National Student Publishing Contest Opens, Expecting Increased Entries from Digital Media Alongside School Print Journalism

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The Student Publishing Contest has grown over its eleven-year history to match the changing needs and interests of our nation's young writers and journalists. Weekly Reader and the Association of Educational Publishers hope to top last year's highest-ever entry totals.

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The eleventh annual Weekly Reader Student Publishing Contest opens this week with a new emphasis on digital media. The competition, sponsored by Weekly Reader and organized by the Association of Educational Publishers (AEP), honors the best in nonfiction publications and writing by students in grades 3-12.

The Student Publishing Contest has grown over its eleven-year history to match the changing needs and interests of our nation's young writers and journalists. "This contest is always exciting because it showcases the best journalism being created in America’s K-12 schools," said Ira Wolfman, VP of Editorial at Weekly Reader. "But in the past two years, we’ve seen increasing number of entries from digital publications. Last year, the Harbinger Online of Shawnee Mission East High School in Prairie Village, Kansas, was the first winner of our digital publication category. Given students’ growing facility with digital media, we are confident we will see many more entries in the online category."

By opening the door for schools who publish web-only newspapers and magazines, Weekly Reader hopes to help build on the success of last year's contest, which received over 750 entries—its highest total ever.

The contest invites students to submit three types of entries. The Student Publication category is open to student-produced newspapers, magazines, or literary magazines that feature nonfiction. Those publications may also have a digital component. The Individual Writing category is open to any piece of student nonfiction between 500 and 2,500 words. That includes memoirs, essays, or individual news stories; those pieces need not have been published. Finally, Digital-Only Publications are websites, blogs, newspapers or other nonfiction publications that only appear online.

Student Publishing Contest winners get $500 cash prizes, national recognition, publication in a Weekly Reader magazine or on its website, and a trip to Washington, D.C., for a special awards luncheon hosted by a prominent figure in journalism. The guest speaker in 2011 was former Washington, D.C., mayor Adrian Fenty. Past guests include author Ron Suskind, CNN's Candy Crowley, and noted political writer Carl M. Cannon.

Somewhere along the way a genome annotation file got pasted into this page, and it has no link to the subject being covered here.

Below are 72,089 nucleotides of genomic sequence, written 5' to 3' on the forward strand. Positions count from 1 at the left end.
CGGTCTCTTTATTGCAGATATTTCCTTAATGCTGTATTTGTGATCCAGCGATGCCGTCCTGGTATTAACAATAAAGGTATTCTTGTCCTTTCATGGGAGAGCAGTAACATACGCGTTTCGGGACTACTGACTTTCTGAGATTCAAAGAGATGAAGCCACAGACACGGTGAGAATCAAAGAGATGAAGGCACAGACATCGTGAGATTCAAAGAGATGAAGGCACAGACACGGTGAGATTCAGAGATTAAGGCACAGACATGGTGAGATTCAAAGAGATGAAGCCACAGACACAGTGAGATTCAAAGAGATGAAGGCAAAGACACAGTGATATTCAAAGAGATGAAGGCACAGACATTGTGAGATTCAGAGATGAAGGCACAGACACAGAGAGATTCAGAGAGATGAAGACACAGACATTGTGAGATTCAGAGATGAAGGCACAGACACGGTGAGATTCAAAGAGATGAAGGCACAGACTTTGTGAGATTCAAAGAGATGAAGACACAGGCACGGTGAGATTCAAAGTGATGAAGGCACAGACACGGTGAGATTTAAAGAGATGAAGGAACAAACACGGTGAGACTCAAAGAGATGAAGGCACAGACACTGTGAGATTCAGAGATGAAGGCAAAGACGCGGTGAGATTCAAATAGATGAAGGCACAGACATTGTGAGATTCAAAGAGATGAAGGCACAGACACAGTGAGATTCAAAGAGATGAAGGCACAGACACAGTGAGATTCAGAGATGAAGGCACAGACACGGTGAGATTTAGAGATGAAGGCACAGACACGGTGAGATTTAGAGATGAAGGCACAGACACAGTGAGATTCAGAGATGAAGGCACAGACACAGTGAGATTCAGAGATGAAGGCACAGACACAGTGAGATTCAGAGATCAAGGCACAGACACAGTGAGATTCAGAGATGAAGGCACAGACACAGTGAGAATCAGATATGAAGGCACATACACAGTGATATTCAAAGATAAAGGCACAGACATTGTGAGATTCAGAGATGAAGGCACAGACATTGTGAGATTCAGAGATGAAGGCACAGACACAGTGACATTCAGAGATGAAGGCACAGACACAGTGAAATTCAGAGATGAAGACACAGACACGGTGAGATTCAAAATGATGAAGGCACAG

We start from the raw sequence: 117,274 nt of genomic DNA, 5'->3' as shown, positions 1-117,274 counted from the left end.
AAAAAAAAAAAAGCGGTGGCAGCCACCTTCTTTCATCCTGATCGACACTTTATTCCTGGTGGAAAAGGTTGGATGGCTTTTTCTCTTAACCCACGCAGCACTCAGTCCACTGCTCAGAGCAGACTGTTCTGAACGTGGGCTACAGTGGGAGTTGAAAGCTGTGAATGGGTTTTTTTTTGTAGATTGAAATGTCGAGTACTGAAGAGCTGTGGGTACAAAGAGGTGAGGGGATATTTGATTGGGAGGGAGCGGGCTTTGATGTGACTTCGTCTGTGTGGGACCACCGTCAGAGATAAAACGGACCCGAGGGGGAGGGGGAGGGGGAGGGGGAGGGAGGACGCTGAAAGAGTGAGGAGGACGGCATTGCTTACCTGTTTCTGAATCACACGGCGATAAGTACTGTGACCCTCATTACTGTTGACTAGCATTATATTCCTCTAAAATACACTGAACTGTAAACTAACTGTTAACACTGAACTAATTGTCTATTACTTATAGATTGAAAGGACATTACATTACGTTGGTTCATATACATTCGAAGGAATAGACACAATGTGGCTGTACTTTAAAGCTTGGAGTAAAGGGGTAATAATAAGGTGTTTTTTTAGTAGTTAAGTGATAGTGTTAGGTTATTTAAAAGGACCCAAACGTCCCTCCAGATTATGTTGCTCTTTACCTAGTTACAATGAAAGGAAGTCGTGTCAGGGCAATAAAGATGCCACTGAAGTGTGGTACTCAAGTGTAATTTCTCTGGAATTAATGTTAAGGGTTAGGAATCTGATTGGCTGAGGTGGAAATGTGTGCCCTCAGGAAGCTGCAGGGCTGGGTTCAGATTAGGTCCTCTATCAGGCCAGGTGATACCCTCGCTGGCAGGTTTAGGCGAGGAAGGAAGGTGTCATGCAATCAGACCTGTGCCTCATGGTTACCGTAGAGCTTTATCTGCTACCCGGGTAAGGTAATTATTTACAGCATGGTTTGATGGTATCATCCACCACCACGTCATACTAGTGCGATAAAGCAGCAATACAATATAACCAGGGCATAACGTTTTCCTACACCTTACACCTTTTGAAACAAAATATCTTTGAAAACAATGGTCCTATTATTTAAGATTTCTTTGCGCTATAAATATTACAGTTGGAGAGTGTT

The Weekly Reader Student Publishing Contest is unusual among literary competitions in requiring no entry fee. To learn more about the contest or to download an entry form, go to

About Weekly Reader
Weekly Reader's unique digital products and 11 award-winning classroom magazines give teachers tools that help them achieve their goals while inspiring, informing, and engaging students. Weekly Reader materials reach more than 150,000 teachers and 6 million students from Pre-K to grade 12. Last year, the company introduced Weekly Reader Connect (,) an online reading program for students in grades 1 through 6. WR Connect consists of interactive, whiteboard-ready multimedia news units that are presented in concert with a reading-comprehension framework, the Concepts of Comprehension©, that supports the teaching of key reading skills. Weekly Reader is part of the Reader's Digest Association, Inc. For more information, visit

About AEP
The Association of Educational Publishers (AEP) is a nonprofit organization that serves and advances the industry of supplemental educational publishing. The membership of AEP represents the breadth of educational content developers delivering progressive educational products in all media and for any educational setting.

AEP's thought leadership and market insight have created ground-breaking opportunities for its members to collaborate, network, and partner with each other as well as to acquire a voice in the development of government education policy. Founded in 1895, AEP now assists its members in navigating the global realities of educational publishing in the 21st Century. For more information, please visit


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